At first light on a Sunday morning in late September, Norman Holton sat on the edge of Campfield Marsh near Bowness on the Solway. On the Scottish side the starlings were, as usual, gathering in great wheeling clouds, and as usual there were several sparrowhawks flying above them, attempting to pick off a few for breakfast. This time, though, the starling-cloud spiralled round and round, and the mass of birds coalesced and flew across the Solway. Norman estimated that there were two million birds: “They were flying low, about 10 feet above the water, coming straight towards me. I couldn’t see the ends of it, from Cardurnock to beyond Herdhill Point, the flock was so wide. It must have taken 10 minutes to pass over – it lifted slightly to pass over the marsh, flying right over my head. The noise! And the wind of their wings, the draught! I was absolutely plastered in crap. But it was fantastic – the hairs on the back of my neck are standing up just telling you about it!”
(Photos taken from a gyroplane flight: see The design of the Solway, an aerial perspective)
Norman Holton [*] was Senior Sites Manager of the RSPB’s Cumbria Coast Reserves until 2016, and not one to exaggerate about bird numbers. The Campfield Reserve, based at North Plain Farm, and situated between Anthorn and Bowness-on-Solway, has 2 miles of coastline and about 50 hectares of saltmarsh, as well as about 500 hectares of arable land and raised bog, and it is host to thousands, sometimes tens of thousands, of wildfowl and wading birds. But on the day I first met Norman, back in 2004, the tide was well out and the bird-flocks had dispersed to feed across the miles of glistening sand. Our wellies made perfect prints in the overlying layer of mud as we, too, left the saltmarsh and walked out into the estuary.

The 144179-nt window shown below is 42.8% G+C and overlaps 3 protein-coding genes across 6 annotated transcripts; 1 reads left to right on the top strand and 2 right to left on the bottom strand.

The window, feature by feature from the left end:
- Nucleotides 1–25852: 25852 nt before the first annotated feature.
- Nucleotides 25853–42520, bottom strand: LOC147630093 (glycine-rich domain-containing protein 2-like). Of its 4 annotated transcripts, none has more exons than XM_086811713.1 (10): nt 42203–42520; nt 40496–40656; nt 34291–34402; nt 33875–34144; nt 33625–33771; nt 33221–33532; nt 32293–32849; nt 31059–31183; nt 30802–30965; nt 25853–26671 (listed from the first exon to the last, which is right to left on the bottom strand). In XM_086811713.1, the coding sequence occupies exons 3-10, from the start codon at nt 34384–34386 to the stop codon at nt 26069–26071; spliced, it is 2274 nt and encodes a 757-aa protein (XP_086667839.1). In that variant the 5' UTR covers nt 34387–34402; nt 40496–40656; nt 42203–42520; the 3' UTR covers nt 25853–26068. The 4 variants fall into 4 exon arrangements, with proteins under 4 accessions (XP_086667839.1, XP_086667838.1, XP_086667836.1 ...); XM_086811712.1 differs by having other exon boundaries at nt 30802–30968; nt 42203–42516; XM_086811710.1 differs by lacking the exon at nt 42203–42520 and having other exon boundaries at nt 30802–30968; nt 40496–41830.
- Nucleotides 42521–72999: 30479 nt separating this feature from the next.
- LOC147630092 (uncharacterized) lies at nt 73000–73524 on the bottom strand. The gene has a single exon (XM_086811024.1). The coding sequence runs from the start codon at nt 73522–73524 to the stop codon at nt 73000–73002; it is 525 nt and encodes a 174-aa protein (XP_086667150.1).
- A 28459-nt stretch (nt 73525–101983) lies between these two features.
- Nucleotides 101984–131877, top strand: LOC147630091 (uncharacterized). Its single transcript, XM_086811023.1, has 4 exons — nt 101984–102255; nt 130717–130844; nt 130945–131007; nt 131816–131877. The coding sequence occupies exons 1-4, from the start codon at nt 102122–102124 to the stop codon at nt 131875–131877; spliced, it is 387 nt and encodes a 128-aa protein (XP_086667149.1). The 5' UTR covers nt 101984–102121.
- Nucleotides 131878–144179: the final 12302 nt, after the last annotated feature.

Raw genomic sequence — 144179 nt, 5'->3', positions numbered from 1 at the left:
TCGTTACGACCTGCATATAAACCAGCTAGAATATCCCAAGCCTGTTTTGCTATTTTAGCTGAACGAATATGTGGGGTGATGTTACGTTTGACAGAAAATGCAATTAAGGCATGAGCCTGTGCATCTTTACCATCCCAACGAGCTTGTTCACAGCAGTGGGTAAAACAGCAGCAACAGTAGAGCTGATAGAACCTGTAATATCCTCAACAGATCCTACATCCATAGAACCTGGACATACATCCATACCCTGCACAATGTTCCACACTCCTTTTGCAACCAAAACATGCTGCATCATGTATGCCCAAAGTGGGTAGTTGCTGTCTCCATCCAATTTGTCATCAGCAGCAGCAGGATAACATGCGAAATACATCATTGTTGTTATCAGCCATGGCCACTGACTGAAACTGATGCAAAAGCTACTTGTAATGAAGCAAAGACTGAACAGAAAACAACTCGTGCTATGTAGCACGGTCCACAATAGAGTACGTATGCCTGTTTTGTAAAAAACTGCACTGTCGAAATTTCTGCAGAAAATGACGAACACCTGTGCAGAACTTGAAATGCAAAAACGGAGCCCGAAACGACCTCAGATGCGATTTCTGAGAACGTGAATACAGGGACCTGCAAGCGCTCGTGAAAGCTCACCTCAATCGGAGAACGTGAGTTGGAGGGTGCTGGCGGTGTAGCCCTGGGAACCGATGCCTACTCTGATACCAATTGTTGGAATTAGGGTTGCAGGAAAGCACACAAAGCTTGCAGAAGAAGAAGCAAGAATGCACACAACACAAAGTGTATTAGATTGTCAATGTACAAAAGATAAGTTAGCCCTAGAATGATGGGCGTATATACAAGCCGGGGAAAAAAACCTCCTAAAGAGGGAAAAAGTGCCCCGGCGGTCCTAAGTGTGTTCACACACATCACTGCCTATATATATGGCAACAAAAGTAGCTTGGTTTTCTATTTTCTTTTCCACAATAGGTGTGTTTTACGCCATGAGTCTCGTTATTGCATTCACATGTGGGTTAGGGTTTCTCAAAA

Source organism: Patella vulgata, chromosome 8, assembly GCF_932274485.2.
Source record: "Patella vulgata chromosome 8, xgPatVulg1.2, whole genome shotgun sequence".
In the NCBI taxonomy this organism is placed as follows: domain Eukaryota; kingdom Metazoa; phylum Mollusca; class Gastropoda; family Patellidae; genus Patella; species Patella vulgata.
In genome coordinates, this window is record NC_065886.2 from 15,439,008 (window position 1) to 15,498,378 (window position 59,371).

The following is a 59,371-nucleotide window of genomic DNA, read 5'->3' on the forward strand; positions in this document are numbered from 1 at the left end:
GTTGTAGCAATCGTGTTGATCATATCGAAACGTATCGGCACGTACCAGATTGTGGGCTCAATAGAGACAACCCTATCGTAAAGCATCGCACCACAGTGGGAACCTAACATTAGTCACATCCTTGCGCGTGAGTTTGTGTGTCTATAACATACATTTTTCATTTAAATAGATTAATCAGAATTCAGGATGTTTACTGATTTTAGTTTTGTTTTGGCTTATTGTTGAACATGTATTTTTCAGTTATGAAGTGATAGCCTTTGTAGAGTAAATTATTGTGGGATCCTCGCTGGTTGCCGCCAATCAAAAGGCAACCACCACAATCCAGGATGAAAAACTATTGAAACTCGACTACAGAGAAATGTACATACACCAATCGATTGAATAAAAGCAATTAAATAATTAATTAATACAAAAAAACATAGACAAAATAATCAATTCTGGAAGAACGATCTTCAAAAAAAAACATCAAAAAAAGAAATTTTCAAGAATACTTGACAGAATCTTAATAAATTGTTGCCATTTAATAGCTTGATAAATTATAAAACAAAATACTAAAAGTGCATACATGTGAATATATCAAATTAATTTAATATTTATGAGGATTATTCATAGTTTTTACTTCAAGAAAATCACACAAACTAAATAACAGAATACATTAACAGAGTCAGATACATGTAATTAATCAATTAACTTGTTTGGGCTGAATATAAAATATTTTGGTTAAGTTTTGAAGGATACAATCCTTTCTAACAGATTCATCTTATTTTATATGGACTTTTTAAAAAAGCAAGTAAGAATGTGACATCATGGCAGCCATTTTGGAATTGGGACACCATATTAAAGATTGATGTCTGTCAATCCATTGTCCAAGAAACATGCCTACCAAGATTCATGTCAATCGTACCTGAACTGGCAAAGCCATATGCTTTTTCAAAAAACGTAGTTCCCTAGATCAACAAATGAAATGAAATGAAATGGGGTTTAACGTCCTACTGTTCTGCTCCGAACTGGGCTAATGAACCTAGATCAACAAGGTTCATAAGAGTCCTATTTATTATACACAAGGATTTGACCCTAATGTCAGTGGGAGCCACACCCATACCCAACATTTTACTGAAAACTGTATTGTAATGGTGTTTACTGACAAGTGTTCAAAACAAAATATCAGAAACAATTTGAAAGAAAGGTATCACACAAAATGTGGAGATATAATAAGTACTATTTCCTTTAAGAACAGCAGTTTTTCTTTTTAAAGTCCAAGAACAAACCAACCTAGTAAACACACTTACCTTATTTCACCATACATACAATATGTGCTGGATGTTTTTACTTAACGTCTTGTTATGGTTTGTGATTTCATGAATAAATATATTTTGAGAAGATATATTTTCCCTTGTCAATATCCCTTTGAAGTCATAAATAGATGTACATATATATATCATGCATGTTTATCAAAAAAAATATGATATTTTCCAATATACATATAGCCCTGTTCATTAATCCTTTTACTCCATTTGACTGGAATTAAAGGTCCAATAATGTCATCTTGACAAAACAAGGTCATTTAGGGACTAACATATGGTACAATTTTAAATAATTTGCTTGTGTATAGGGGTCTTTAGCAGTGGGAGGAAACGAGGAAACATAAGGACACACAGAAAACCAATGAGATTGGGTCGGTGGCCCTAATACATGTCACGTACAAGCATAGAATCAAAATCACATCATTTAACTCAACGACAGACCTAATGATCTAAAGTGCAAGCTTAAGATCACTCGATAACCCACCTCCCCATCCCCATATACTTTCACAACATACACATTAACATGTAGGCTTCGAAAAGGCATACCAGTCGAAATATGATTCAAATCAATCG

There was food all around us: small shore crabs scuttling; patches of tiny black flecks that were snails, Hydrobia; the surfaces of shallow pools suddenly churned by the skittering of minute fish and gammarid shrimps; sandy coils ejected by lugworms; minute holes made by burrowing shrimp-like Corophium; and the empty shells of cockles and pink tellins that, when alive, had burrowed in the sand near the low-tide mark.
Even though the Scottish coast was only three miles away across the Firth and houses and cars startlingly clear, the space and emptiness – and silence – were almost overwhelming. Sheep and cows were grazing the marsh in the distance, the sun was a pale disc above the haze, and for a while, until the tide turned and the birds returned, there was peace; a privilege.
If you stand on the bridge at Boustead Hill, between Drumburgh Moss and Burgh by Sands, and look North-East, the salt-marshes of Burgh and Rockcliffe are pale green and deceptively smooth. Cattle are grazing or dozing, and beyond them lies a gleaming sliver of water in the channels of the Esk and Eden; there’s little movement except the speeding rectangles that are lorries on the distant motorway near Gretna – it’s all very domesticated and safe. But common sense as well as the notices warning of quicksands and dangerous currents will tell you that it’s probably not a good idea to wander on the sands here at the head of the estuary, that the sea will come charging in when the tide turns. Of course you could hurry to the safety of that smooth green saltmarsh … Norman spoke about a day on Rockcliffe Marsh when the tide came in fast, quickly rising to cover the grass; grabbing his tripod and telescope he hurried back towards his car, trying to watch for hazards in the turbid water – and fell into a deep creek. “It was February, freezing cold,” he said, “it took me ages to get to the car and I had no dry clothes.” “So what did you do?” “Put the heater on high, stripped off and drove home in my underpants.”
However, on a warm August day at Campfield he led me across the saltmarsh, stepping over deep potholes, jumping across creeks, and following the cattle-trails that divert around the meanders and oxbows of the water-courses; it is certainly not a smooth, safe surface.
The topography of marsh is always changing, a balance between water and plants. Norman pointed to a metre-high tower, capped with grass but with steep bare sides: some of the towers and hummocks collapse, while elsewhere the sediment builds up, the amount changing every day with every tide.